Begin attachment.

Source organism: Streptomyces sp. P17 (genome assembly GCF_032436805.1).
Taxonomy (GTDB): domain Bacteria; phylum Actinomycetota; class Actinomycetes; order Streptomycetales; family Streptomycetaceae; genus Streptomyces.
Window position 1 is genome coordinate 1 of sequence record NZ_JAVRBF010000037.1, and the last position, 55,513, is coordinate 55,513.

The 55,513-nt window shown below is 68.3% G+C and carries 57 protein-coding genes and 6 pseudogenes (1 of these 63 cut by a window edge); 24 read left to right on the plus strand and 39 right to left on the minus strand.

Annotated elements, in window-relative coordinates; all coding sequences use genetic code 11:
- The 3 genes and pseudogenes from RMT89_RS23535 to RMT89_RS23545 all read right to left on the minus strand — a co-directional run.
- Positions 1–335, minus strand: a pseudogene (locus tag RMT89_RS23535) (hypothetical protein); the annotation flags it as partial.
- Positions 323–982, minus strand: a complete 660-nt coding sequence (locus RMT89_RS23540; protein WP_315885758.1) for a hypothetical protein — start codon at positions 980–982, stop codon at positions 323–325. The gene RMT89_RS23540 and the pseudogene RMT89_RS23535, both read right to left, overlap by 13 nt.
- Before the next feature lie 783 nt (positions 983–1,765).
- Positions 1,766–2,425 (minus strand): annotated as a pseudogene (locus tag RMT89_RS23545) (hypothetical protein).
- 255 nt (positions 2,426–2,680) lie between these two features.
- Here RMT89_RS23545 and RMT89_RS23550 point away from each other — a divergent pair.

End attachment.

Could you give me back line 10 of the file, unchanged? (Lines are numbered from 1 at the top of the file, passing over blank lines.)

- Positions 1,766–2,425 (minus strand): annotated as a pseudogene (locus tag RMT89_RS23545) (hypothetical protein).